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THE JOURNAL OF CARDIOVASCULAR SURGERY
A Journal on Cardiac, Vascular and Thoracic Surgery
Indexed/Abstracted in: BIOSIS Previews, Current Contents/Clinical Medicine, EMBASE, PubMed/MEDLINE, Science Citation Index Expanded (SciSearch), Scopus
Impact Factor 1,632
REVIEWS THE MANAGEMENT OF VISCERAL ANEURYSMS
The Journal of Cardiovascular Surgery 2011 June;52(3):311-22
Endovascular treatment of visceral artery aneurysms with Cardiatis multilayer flow modulator: preliminary results at six-month follow-up
Ruffino M. A., Rabbia C. ✉
Vascular Interventional Radiology Department, San Giovanni Battista Hospital, Turin, Italy
AIM: The aim of this study was to analyze our initial experience with Cardiatis multilayer flow modulator and value its efficacy in the treatment of visceral artery aneurysms (VAA) at one and six months follow up in terms of aneurysms exclusion, patency of collateral vessels (when present) and shrinkage of the lesion.
METHODS: Between June 2009 and June 2010, 19 patients (13 men and 6 women, mean age 60 years, range 19-86) with true visceral aneurysms underwent endovascular procedure with Cardiatis multilayer peripheral flow modulator in 12 clinical centers (10 vascular interventional radiology and 2 vascular surgery). The site of aneurysmal lesions was splenic artery in five cases (26.3%), hepatic artery in five cases (26.3%), celiac trunk in three (15.8%), superior mesenteric artery in two cases (10.5%), renal artery in three (15.8%) and gastroduodenal artery in one case (5.3%). The mean size of all the VAAs was 32.75 mm (±21.6). Early results in term of mortality and complications were evaluated. Follow-up consisted of clinical and CT scan examination at 1 and 6 months with particular attention to sac thrombosis, patency of the stent and collateral vessels (when present) and shrinkage/diameter reduction of the lesion.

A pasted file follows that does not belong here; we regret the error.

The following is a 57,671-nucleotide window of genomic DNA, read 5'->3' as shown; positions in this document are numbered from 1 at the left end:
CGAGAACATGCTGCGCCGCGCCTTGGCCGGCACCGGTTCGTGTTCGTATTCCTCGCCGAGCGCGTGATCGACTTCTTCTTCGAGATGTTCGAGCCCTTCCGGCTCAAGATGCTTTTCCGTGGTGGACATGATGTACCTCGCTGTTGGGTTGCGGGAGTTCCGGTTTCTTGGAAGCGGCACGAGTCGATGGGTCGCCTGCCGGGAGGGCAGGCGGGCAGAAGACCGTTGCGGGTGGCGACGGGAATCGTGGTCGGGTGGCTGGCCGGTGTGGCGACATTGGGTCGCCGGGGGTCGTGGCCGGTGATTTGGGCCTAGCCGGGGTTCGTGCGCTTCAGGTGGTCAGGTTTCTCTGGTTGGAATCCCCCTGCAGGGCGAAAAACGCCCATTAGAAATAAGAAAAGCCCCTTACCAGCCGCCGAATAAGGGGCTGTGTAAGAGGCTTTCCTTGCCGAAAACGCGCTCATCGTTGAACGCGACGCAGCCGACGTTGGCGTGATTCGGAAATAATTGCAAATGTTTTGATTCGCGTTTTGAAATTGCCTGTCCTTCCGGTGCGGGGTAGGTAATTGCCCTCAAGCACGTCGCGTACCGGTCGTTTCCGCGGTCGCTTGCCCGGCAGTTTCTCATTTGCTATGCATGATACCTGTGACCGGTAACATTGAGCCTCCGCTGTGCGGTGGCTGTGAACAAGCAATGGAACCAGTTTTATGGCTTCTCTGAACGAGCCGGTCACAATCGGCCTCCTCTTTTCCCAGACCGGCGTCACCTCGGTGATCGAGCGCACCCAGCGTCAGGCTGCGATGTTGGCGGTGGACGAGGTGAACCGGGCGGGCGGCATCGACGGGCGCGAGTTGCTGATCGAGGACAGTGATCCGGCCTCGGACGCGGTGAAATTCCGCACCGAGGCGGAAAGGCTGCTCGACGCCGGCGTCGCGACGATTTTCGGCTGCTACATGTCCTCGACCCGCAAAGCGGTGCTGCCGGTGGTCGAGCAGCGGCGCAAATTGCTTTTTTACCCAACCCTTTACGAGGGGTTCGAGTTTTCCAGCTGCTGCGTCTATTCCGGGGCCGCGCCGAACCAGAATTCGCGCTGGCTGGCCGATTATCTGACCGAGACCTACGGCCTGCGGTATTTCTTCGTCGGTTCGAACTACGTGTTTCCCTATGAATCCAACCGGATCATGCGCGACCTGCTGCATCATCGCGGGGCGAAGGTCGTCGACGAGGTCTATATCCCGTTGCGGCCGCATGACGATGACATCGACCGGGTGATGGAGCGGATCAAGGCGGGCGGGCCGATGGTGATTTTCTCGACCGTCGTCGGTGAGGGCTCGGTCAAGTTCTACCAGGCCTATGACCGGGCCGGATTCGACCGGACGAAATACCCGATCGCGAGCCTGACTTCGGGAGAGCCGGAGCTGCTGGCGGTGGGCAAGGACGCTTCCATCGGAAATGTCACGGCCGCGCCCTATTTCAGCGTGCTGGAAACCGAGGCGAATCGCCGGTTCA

RESULTS: Technical success was achieved in all patients. The one perioperative death was due to pulmonary embolism at 24 hours yielding a perioperative mortality rate of 5.3% (1/19 patients). We had not major or access related complications. In two cases we had stent occlusion (one at 48 hours and another at two weeks) leading to a stent patency rate at one month of 87.5% (14/16 patients). At the CT scan performed at one month follow-up we achieved sac thrombosis in 14/16 patients (87.5%) with patency of collateral vessels; the mean size of all the visceral artery aneurysms was 31.68 mm (±21.9). At six-month follow-up we still had complete sac thrombosis in 14/16 patients (87.5%) and patency of stent and collateral vessels in all cases. The mean size of all the lesions at this scheduled control was 27.6 mm (±21.1) with shrinkage of the lesions in 12/16 cases (75%) (shrinkage range 2-15 mm, mean 5 mm ±4.7, P=0.0006, P<0.05).
CONCLUSION:Even if our study has some limitations and longer follow-up is needed, preliminary results showed Cardiatis multilayer flow modulator to be a reliable tool for endovascular aneurysms exclusion of visceral artery aneurysms even in those lesions with collateral vessels arising from the sac or the neck with complete aneurysm thrombosis and shrinkage of the lesion at six-month follow-up. Overcoming limitations of traditional endovascular devices for visceral artery aneurysms exclusion, this new device allows a broaden number of patients, not suitable before for minimally invasive treatment, to undergo exclusion of these lesions with endovascular approach.